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  #101  
Old 08-29-2011, 07:10 PM
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It's funny really Elizabeth I beheaded her cousin Mary,queen of scots because of the threat of the throne, Mary died and Elizabeth reigned but childless.... Mary's son became king of England so in a way Mary got to be queen of England.
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  #102  
Old 12-27-2011, 07:27 PM
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Mary sent letter begging for her life to Sixtus V
It is now among 100 of the most historically significant items due to go on display in Rome
She wrote the missive from her prison cell at Fotheringay Castle, Northamptonshire
Written in French she asks for forgiveness for her sins but also speaks out against falsehoods


Read more: Mary Queen of Scots sent letter begging for her life to Vatican before execution | Mail Online
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  #103  
Old 12-27-2011, 08:29 PM
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I just don't understand why Elizabeth I loathed Mary,queen of scots so much to have her beheaded. They were COUSINS gosh darn it they were related by BLOOD I am sure rather than beheading your own cousin something could have been worked out
P.S it is also Elizabeth's own fault
Knowing as queen she needed to marry and produce an heir but she didn't do any of that so with no kid then the throne would go to someone else when she died
She killed the proposed next queen of England so that ....but ironically England did go into mary's family wether E I liked it or not from her tomb= mary's son became king of England and Mary was buried next to her.
Elizabeth lived all her life under the stain of illegitimacy, aware of factions eager to assassinate her and claimants with strong rights to the throne - not just Mary Stuart but her own Tudor cousins, Katherine and Mary Grey who were the granddaughters of Mary Tudor, Henry VIII's younger sister. The Pope and Catholic countries wanted her dead since they considered her a heretic and a bastard with no right to the throne, and actively encouraged conspiracies to that end. She never had a peaceful day during her reign and since she ascended the throne, she constantly had to hang onto it with her strength of will, diplomacy and political acumen while outwitting various assassination attempts and plots to overthrow her. She never wanted to marry, not just for her own personal reasons, but also knowing that her husband would be declared king and usurp her power, situations she could never abide. Mary represented a tangible threat to Elizabeth, declaring herself true Queen of England and bearing the royal arms of England on her own coat of arms of France and Scotland all through her life. An obvious affront and challenge to Elizabeth.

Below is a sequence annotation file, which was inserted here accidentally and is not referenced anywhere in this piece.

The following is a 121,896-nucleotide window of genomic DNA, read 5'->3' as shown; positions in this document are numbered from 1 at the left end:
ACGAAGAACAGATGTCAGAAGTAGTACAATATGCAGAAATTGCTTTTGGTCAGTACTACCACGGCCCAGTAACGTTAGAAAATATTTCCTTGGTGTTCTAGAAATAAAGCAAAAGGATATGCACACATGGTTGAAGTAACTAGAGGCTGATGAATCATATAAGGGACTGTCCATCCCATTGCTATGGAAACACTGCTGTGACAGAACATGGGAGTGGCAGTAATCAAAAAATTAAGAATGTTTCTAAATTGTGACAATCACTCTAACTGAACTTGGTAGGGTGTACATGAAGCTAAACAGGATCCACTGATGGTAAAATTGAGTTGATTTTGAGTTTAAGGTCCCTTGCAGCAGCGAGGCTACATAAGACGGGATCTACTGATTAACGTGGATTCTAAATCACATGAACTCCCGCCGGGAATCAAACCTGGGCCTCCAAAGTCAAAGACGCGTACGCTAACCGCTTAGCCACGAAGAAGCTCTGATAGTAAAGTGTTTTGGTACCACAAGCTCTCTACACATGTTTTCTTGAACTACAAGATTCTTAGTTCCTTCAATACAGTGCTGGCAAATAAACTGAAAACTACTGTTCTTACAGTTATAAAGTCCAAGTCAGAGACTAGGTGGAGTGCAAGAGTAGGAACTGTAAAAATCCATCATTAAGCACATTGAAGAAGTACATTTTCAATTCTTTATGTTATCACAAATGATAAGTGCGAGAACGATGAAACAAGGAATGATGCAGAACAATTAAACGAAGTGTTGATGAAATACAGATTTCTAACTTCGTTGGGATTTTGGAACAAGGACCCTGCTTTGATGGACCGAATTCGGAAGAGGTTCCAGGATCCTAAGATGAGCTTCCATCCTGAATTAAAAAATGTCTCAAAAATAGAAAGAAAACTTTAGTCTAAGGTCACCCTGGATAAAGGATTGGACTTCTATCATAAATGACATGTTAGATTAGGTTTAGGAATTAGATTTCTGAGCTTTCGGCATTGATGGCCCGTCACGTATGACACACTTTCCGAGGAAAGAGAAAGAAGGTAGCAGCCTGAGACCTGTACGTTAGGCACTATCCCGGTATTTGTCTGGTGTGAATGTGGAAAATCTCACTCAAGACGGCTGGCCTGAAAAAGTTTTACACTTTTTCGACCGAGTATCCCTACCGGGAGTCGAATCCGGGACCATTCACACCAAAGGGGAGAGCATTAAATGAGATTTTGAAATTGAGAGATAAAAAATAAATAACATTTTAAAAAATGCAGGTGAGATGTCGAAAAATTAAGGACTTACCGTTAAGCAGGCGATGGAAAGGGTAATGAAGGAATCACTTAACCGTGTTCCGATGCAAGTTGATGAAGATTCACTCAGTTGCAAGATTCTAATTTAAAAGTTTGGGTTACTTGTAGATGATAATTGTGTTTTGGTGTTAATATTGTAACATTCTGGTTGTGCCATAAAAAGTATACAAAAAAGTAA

I always thought Mary charged headstrong into situations that she never thought carefully through and was misdirected by advisers and conspirators. Elizabeth tried to be conciliatory toward her, but Mary would have none of it since she considered herself the true English queen. While she is a tragic figure, I haven't much sympathy for her since she was involved up to the very end to assassinate Elizabeth i.e. the casket plot while she was imprisoned and led to her conviction and execution. She was the author of her own demise. Elizabeth had no choice but to act as she did as an absolute ruler who defended her throne at all costs, and at a great cost. And James Stuart was a better prospect as Elizabeth's heir since he was a Protestant than Mary who was a Catholic. Mary would have never been accepted as a Catholic ruler of England.
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  #104  
Old 12-28-2011, 03:11 AM
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And, I believe, would have had no hesitation or qualms about executing Elizabeth in the unlikely event of her being accepted as Catholic ruler of England.
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  #105  
Old 12-29-2011, 03:24 PM
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I don't know if I can consider Mary a tragic figure when all her tragedies were her own fault. If there was a 16th century book on Why Women Shouldn't Rule, Mary QOS would be on the cover.
I feel one of her problems was that she was raised in France yet was Queen of a country like Scotland; yet her mother was French and she reigned much better than her daughter.
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  #106  
Old 12-29-2011, 03:50 PM
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I just gotta ask..did mary,queen scots really deserve to die the way she did? Or is it because of Elizabeth I? I mean I know Elizabeth was the one to send her to her death and that she didnt wish mary to be Queen of both Scotland and England.
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  #107  
Old 12-29-2011, 03:55 PM